Critics of affirmative action are hoping that a new report released Wednesday will strengthen their case when the Supreme Court begins deliberations next week about the role of race-based college admissions.
The new report by Richard Kahlenberg, a senior fellow at the Century Foundation and a prominent advocate of class-based affirmative action, says the race-neutral policies of the nine states that already by law cannot factor race into admissions decisions have been largely successful.
Advocates for affirmative action strongly dispute the report, citing the University of California’s concession that its class-based admissions policy has been a failure.
The issue is certain to be a contentious one that will be felt in the last few weeks of the presidential election.
“If there were a better way we’d love to see it happen, but we haven’t,” Hilary Shelton, senior vice president for policy and advocacy at the NAACP, said of race-neutral alternatives to ensuring minorities are represented at leading colleges .”What we keep seeing happen is when these programs are stripped away, we end up doing much worse in the areas of integration.”
The new report by Kahlenberg purports to have evidence from at least some of the nine states that don’t use affirmative action that leading public universities can bring meaningful diversity to their campuses through race-neutral means.
That conclusion is vigorously disputed by supporters of race-based affirmative action, including universities in states like California which cannot under state law factor race into admissions decisions.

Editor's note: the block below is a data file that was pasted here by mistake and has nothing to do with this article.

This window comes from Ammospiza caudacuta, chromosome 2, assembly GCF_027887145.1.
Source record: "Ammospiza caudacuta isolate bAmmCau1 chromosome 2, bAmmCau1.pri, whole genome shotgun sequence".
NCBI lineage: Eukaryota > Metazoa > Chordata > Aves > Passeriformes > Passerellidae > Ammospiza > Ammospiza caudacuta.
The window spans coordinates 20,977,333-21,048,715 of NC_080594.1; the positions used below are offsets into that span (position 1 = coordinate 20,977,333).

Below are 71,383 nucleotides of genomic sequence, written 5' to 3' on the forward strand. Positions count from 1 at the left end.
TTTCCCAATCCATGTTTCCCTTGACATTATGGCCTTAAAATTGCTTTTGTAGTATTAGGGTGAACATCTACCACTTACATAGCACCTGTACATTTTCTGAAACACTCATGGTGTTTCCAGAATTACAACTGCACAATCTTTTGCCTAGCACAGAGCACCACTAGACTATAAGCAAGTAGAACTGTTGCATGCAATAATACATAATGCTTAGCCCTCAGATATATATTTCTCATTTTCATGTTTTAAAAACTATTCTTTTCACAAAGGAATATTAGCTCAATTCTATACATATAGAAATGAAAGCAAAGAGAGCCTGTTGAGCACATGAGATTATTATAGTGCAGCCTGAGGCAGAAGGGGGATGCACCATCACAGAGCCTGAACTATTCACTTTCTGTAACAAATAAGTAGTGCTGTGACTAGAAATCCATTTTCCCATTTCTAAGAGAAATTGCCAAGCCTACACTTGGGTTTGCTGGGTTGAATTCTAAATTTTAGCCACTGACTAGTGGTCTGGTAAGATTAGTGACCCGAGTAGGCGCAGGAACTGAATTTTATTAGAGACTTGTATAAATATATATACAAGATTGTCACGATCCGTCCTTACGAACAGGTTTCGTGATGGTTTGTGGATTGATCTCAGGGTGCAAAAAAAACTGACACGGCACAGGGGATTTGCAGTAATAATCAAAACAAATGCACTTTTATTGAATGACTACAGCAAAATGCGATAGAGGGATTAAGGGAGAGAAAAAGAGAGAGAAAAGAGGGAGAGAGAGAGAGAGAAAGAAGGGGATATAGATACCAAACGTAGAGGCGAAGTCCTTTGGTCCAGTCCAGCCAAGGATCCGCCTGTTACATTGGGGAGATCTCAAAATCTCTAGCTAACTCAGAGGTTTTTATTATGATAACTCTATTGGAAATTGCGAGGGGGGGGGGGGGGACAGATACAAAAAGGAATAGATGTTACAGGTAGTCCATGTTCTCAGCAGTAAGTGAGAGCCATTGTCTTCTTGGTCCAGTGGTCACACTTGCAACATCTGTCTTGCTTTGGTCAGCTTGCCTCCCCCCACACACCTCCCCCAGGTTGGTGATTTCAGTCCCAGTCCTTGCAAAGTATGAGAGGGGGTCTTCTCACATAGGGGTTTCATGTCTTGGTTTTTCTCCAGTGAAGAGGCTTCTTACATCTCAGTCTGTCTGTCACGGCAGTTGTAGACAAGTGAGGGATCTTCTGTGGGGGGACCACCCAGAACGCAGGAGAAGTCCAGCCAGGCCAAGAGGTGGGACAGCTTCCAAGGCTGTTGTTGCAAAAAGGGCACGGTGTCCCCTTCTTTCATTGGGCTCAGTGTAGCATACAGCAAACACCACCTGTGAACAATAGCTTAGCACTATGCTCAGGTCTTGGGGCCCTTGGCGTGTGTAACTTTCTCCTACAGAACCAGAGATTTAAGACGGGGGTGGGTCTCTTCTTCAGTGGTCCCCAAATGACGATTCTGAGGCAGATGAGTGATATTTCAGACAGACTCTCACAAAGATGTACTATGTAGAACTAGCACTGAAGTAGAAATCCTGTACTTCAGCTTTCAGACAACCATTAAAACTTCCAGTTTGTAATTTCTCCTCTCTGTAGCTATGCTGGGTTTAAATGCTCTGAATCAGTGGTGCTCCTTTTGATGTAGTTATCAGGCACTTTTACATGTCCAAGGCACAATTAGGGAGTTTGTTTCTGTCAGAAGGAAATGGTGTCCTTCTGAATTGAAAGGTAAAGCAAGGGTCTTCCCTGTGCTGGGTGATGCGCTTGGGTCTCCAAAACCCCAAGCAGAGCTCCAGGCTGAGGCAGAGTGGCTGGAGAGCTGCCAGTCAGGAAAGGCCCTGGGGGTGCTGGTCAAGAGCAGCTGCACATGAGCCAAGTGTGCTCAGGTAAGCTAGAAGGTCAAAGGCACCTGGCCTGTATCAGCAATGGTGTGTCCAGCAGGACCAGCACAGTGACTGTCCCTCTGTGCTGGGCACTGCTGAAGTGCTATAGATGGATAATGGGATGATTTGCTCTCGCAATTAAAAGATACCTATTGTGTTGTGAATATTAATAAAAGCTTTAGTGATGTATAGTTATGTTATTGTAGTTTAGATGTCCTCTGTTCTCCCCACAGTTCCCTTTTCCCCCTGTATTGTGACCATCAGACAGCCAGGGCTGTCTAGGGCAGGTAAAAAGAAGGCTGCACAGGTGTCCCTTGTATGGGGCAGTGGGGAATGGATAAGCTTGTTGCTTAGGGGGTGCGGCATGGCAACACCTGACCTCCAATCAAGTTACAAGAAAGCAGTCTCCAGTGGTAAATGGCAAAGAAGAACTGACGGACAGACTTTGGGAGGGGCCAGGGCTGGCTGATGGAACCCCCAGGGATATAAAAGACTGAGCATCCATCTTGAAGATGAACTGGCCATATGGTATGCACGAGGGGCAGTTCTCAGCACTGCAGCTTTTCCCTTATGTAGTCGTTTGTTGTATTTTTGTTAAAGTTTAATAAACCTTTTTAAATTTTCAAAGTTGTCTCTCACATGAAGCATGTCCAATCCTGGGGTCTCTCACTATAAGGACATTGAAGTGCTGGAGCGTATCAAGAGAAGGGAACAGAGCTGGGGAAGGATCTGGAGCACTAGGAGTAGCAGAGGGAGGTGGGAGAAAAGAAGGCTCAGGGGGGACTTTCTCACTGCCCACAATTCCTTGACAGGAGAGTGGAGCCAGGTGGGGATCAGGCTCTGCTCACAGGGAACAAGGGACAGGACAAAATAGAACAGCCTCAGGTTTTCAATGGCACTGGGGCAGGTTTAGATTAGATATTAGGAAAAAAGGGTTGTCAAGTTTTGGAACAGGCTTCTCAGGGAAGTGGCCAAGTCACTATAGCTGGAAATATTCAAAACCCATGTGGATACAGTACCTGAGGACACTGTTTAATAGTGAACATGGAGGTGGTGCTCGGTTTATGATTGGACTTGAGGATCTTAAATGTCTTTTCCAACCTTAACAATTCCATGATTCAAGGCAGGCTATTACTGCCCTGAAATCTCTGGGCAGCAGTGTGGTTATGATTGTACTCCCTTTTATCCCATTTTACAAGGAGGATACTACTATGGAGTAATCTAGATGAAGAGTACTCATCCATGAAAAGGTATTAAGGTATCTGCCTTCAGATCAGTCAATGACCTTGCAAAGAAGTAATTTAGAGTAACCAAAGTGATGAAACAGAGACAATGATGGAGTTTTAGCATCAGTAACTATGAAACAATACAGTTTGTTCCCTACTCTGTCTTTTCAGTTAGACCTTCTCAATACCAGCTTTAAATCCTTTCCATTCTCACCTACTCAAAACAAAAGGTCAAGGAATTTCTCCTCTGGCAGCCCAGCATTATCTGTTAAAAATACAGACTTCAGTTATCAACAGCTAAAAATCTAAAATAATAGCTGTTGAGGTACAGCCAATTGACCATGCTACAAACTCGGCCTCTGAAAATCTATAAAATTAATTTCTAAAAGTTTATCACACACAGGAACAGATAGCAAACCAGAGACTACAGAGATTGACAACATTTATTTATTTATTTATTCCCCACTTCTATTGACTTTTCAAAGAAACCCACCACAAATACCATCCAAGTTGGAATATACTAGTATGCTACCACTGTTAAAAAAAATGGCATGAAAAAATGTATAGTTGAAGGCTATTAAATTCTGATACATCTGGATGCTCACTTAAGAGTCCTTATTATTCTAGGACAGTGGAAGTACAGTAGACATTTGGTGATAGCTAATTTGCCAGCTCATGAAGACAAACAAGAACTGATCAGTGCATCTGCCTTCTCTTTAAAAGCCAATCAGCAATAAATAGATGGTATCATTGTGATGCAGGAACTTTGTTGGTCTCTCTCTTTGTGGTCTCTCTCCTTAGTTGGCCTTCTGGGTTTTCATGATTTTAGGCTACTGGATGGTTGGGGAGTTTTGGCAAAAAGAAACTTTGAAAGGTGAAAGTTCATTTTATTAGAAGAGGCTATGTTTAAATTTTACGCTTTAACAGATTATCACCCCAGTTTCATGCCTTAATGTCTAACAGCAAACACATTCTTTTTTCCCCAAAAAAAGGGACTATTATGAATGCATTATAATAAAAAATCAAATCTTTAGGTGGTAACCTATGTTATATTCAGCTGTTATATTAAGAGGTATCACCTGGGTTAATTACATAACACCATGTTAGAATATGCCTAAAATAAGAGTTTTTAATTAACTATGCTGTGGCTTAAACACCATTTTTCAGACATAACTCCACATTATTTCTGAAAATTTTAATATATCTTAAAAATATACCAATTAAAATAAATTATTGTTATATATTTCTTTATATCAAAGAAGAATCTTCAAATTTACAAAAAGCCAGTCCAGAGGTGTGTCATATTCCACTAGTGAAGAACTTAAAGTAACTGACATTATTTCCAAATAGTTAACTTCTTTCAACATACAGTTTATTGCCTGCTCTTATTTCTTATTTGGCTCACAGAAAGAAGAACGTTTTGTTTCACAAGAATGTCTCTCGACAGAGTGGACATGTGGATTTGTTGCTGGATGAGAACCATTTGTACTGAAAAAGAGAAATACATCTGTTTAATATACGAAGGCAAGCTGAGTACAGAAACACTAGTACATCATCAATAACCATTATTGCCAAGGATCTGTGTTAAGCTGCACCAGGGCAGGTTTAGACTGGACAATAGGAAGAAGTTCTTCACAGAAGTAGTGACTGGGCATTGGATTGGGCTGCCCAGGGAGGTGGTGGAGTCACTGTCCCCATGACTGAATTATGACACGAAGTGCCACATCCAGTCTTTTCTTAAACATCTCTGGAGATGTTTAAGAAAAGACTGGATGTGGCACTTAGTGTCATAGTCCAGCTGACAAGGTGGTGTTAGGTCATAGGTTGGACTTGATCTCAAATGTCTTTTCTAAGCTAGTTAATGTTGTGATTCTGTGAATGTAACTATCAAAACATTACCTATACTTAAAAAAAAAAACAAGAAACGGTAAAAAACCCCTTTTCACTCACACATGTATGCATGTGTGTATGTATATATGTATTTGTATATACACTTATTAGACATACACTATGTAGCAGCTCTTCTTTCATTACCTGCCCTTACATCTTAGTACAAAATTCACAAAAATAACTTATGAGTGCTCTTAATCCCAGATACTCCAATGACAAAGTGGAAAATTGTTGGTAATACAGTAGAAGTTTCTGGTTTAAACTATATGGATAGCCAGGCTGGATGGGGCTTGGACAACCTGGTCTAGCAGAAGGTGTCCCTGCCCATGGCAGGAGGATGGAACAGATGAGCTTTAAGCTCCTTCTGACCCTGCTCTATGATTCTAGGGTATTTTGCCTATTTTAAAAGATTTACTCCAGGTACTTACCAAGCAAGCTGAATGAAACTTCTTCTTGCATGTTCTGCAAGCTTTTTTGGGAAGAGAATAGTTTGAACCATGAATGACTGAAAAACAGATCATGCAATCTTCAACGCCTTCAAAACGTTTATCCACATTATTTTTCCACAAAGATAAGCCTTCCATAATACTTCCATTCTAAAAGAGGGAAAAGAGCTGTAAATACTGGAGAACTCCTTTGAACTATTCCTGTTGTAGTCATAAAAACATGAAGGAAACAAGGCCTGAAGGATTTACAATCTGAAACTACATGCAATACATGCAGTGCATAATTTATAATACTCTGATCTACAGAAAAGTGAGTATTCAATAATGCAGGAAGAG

The University of California and others call them a failure that’s left their campuses inadequately representative of the states they serve.
Kahlenberg acknowledged that highly selective universities like UCLA and the Universities of California-Berkeley and Michigan haven’t recovered from drop-offs in minority enrollments after voters in those states outlawed racial preferences.
But in most places, the report argues, a combination of measures — aggressive outreach, de-emphasizing of standardized tests, affirmative action based on class instead of race, and even getting rid of legacy preferences that mostly benefit whites — has allowed minority representation on their campuses to recover to previous levels.
Seven states have banned racial preferences in admissions outright — Washington, Michigan, Nebraska, Arizona, New Hampshire, California and Florida. In Texas and Georgia, leading public universities use a race-neutral system, although the University of Texas has maintained some use of affirmative action. It’s that policy at UT that’s now before the court in a case brought by Abigail Fisher, a rejected white applicant. Arguments are next Wednesday.
“It’s the central question in Fisher: whether race-neutral alternatives will work,” Kahlenberg said.
In its last two major affirmative action decisions, in 1978 and 2003, the court essentially took universities at their word when they argued it’s impossible to achieve adequate racial diversity without factoring race into admissions. But in the 2003 decision, involving the University of Michigan, the court also indicated it would pay close attention to race-neutral experiments in the states to make sure racial preferences were really necessary to achieve diversity.
Justice Anthony Kennedy, who dissented in the case nine years ago, is considered the swing vote on the high court because he believed colleges needed to try harder to achieve diversity by other means before resorting to racial preferences.